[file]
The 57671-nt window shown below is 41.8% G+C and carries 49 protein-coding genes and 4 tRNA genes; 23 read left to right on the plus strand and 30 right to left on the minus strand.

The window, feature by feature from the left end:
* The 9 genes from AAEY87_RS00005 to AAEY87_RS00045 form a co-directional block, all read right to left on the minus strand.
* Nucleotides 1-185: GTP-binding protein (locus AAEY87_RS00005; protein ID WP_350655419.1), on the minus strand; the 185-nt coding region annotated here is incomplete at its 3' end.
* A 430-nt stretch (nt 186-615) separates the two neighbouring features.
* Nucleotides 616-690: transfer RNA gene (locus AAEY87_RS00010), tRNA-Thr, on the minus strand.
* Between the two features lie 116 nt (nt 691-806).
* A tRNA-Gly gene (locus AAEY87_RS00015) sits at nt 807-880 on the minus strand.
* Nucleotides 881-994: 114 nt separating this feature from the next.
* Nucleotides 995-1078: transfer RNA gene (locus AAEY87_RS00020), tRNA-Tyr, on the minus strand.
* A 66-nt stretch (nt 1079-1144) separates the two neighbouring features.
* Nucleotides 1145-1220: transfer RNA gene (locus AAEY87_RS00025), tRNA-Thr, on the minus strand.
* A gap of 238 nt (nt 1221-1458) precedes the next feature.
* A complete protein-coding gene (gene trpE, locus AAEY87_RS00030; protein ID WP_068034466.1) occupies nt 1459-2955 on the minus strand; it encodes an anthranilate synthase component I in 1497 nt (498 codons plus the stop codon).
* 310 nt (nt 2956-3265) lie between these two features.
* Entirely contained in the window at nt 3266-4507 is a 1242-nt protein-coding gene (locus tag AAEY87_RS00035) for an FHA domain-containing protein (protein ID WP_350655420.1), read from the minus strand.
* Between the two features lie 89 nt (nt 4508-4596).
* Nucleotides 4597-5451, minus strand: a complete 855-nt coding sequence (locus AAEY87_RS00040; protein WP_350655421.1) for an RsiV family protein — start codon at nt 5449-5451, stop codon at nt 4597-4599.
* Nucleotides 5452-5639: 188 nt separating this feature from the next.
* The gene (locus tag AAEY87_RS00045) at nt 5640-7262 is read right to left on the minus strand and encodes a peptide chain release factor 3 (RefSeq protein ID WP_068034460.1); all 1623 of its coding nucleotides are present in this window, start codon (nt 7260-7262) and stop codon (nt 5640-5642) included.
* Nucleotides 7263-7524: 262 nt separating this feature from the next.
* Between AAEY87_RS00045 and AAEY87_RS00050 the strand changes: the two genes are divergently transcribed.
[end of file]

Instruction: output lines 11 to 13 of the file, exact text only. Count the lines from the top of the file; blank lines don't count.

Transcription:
* A 66-nt stretch (nt 1079-1144) separates the two neighbouring features.
* Nucleotides 1145-1220: transfer RNA gene (locus AAEY87_RS00025), tRNA-Thr, on the minus strand.
* A gap of 238 nt (nt 1221-1458) precedes the next feature.